Arnold Rozon is our 2022 hackathon Grand Prize winner! His native iOS application CoSign uses near-field communication(NFC) to distribute eSignature requests and biometrics so people can sign documents with their iPhone Face ID. Check out his full submission.
The makings of a hackathon winner
Getting his first taste for development while working as a designer, Arnold was fascinated and subsequently taught himself to code in his brother’s Chicago basement in just eight months. From there, he’s worked for big Chicago-based tech companies and San Francisco-based fintech startups.
As Arnold progressed in his development career, he found himself gravitating toward mobile development. “I realized I'd become really bored with traditional web programming, so I started learning Swift and iOS development in my own time.”
Eager to hone his new mobile development skills on real-world projects, Arnold turned to hackathons on Devpost and found the Dropbox Sign API Go Paperless Hackathon.
The experimental path of a winning hackathon eSignature app
Designed and built in under seven days, Arnold’s winning hackathon idea, CoSign, lets people sign documents with biometrics and send signature requests through NFC tags.
Arnold credits the quality of the documentation and the ease of development as the reason he could create a winning hackathon project so fast. “The Dropbox Sign API has really good GitHub documentation. Anytime I needed a method to get information from Dropbox Sign, it was documented and there was an example in the documentation showing me how to use the method and what you could expect as a response. That saved me so much time as a developer.”
Building the Face ID feature into the app wasn’t as straightforward as it seemed, as a conflict between the Sign API and iOS default authentication methods became a blocking issue.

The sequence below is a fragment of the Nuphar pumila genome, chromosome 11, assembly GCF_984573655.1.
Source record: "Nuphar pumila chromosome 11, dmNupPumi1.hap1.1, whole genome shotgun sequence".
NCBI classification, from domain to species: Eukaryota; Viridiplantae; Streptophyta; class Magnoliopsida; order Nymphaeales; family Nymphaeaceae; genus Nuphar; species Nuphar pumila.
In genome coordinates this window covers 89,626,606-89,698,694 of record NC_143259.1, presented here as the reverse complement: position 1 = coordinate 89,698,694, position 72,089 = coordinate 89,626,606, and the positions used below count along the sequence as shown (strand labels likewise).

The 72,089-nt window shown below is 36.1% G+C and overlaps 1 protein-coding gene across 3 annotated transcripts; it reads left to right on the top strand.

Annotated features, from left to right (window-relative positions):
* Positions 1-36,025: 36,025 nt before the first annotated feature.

The iOS default authentication for Google single sign-on was OAuth WebView, and this piece was a requirement for the Face ID functionality. However, OAuth WebView wouldn’t support Arnold injecting the code needed to authenticate the signer with Dropbox Sign. Without being able to authenticate the signers, it was impossible to complete signature requests.
Knowing he couldn’t authenticate with WebView, Arnold looked for alternatives. “I realized you can authenticate with Dropbox via a regular web view. So when I press the signature request in CoSign, it opens up the signature request in a normal web view where I can authenticate with Dropbox, and then I have access to the signature request.”
With his workaround in place, Arnold’s Face ID function was operational.
Then when Arnold saw petitioners collecting signatures outside his local Target, inspiration struck for a way to add even more value to his winning hackathon submission. “I started thinking about all the better ways to share information and signature requests that would be easier for someone who's out and about or might be dealing with a large number of people.”
The solution he landed on was NFC tags. By putting a phone near an NFC tag, people would have an easy and contactless way to share information. And by incorporating the Dropbox Sign API signature request function into the process, people could request signatures and sign documents, like petitions, too.
What’s next for Arnold?
“I think we are at a crucial juncture when it comes to software. The ideas of the past 10 years have become extremely saturated. There are a lot of new paths that we can take as builders. I'm just trying to put myself at the forefront of whatever is coming next. I've recently been exploring content creation, a little bit of blockchain, and I’m trying to learn more about machine learning.”
Congrats again to Arnold. We can’t wait to see what else you build!